ALBUQUERQUE (KRQE) - Most New Mexicans have probably heard of medical marijuana. But how about medical magic mushrooms?
Well, probably not. But the truth is, New Mexico has quietly been at the forefront of psychedelic research for more than two decades, and remains a key component in on-going studies of powerful psychedelic drugs.
"It's gratifying," said Dr. Rick Strassman, a psychiatrist who performed the first psychedelic experiments on humans in 20 years at the University of New Mexico. "I'm surprised more people haven't taken advantage of the work I did."
Strassman studied a drug called demethyltryptamine – also known as D-M-T – which is a hallucinogenic substance produced naturally by the body and found in hundreds of plants. D-M-T is similar in chemical composition to psilocybin, the hallucinogenic ingredient in psychedelic mushrooms, Strassman said.
It took years for Strassman to gain permission from the U.S. government – specifically the Drug Enforcement Agency – to perform the study, he said. Then, between 1990 and 1995, he administered more than 400 doses of DMT to 60 test subjects at his UNM lab.
"(It was) just to demonstrate that it could be done," he said. "The next order of business was to characterize the response to DMT as carefully as I possibly could."
Andrew Stone, a 55-year-old Albuquerque resident, was one of those test subjects injected with a series of tightly-controlled doses of DMT in 1995.
"My entire body started tingling," Stone told News 13. "All of a sudden I was overwhelmed by what (Strassman) calls the curtain of colors."
Each trip lasted about 18 minutes, he said.
"I went into this space that I felt that has something very much to do with either being born or dying," Stone said. "I was just so terrified. It's so powerful. It's so overwhelming that the trouble becomes you're propelled into this alternate space. You experience it and you come back."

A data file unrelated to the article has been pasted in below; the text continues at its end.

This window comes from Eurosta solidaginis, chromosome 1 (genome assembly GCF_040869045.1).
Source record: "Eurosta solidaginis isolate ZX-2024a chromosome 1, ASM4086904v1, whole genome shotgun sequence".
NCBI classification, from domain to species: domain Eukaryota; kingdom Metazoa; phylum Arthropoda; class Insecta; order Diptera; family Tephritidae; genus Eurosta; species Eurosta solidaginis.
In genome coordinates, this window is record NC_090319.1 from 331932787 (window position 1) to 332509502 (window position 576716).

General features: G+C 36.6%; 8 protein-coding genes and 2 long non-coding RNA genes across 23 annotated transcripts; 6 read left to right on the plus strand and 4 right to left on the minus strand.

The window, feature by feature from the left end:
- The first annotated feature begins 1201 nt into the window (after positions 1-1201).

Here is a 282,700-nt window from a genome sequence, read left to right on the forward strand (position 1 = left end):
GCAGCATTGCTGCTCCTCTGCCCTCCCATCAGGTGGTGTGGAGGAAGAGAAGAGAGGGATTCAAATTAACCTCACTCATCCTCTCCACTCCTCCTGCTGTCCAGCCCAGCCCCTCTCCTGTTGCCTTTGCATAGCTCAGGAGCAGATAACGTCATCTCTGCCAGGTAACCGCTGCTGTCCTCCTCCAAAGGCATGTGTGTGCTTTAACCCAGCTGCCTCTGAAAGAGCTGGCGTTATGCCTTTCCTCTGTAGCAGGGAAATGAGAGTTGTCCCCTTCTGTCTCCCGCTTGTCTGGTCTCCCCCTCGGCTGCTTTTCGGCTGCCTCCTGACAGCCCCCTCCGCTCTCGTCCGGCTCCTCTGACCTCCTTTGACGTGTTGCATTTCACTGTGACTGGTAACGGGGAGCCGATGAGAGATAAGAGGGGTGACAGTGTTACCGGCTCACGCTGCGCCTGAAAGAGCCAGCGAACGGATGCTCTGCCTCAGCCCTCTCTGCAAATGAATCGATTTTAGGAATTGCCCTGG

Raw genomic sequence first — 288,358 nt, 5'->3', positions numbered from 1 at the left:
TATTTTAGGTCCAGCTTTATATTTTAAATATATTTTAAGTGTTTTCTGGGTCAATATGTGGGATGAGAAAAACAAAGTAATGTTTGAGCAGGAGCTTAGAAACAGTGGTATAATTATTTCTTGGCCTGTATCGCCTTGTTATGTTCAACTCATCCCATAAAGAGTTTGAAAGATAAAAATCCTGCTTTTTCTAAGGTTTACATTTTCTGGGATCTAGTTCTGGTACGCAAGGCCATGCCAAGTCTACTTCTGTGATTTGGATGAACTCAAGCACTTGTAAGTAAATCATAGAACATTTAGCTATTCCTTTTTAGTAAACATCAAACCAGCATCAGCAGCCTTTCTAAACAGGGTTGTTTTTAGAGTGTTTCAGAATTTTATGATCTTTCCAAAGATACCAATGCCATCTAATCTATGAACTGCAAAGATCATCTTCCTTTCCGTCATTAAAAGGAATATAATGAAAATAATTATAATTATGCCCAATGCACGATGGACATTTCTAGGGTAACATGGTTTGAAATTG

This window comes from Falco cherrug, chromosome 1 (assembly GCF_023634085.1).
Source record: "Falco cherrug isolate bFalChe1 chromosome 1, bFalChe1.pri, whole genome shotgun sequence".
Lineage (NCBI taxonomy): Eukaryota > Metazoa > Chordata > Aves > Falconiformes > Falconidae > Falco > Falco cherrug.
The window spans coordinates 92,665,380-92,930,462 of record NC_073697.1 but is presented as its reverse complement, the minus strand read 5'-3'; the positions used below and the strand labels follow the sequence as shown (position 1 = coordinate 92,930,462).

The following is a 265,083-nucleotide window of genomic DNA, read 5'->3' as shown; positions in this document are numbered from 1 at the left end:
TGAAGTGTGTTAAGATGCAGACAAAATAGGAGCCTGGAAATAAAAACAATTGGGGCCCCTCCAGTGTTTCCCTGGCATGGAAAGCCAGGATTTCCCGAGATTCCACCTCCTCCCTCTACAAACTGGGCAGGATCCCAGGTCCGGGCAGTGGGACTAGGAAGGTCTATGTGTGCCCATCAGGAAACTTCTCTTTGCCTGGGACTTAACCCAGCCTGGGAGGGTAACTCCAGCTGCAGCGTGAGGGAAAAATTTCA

Now, 16 years after Strassman's groundbreaking study ended, New Mexico is still at the center of psychedelic research thanks to the Santa Fe-based Hefftner Institute. The non-profit has raised about $3 million since 1993 from private donors for research into psychedelic drugs. The institute also provides scientific review of psychedelic drug studies, said Dr. George Greer, a psychiatrist and the institute's co-founder and medical director.
"So when someone comes to us with a research proposal, we send it to the best experts we can find to make sure that it's the best science it can be before the research starts," Greer said.
While the Hefftner Institute helps fund the studies, most of the actual research is being done at places like UCLA, Johns Hopkins University and New York University, according to the Hefftner Institute's Web site.
And the research appears promising.
Clark Martin, a retired clinical psychologist, took part in one such study at John Hopkins in Baltimore. He told News 13 that he was given a psilocybin pill in 2009 to help him battle the depression he experienced while battling kidney cancer.
"It pops you out of your every day constructs you've been living in most of your life," Martin said.
He said the one trip he experienced jolted him out of his depression and improved his relationship with his daughter, his father and his friends.
Strassman – who now lives near Taos and continues to study and write about psychedelics -- said he's glad his pioneering research is being expanded upon, though he thinks there's much more to learn.
"I'm gratified that it did kind of crack open the door," he said. "But the flood gates certainly haven't been opened up."
Strassman produced a documentary based on his book "DMT: The Spirit Molecule," which is scheduled to be shown at the Guild Cinema in Albuquerque on Jan. 25. For more information, click here.
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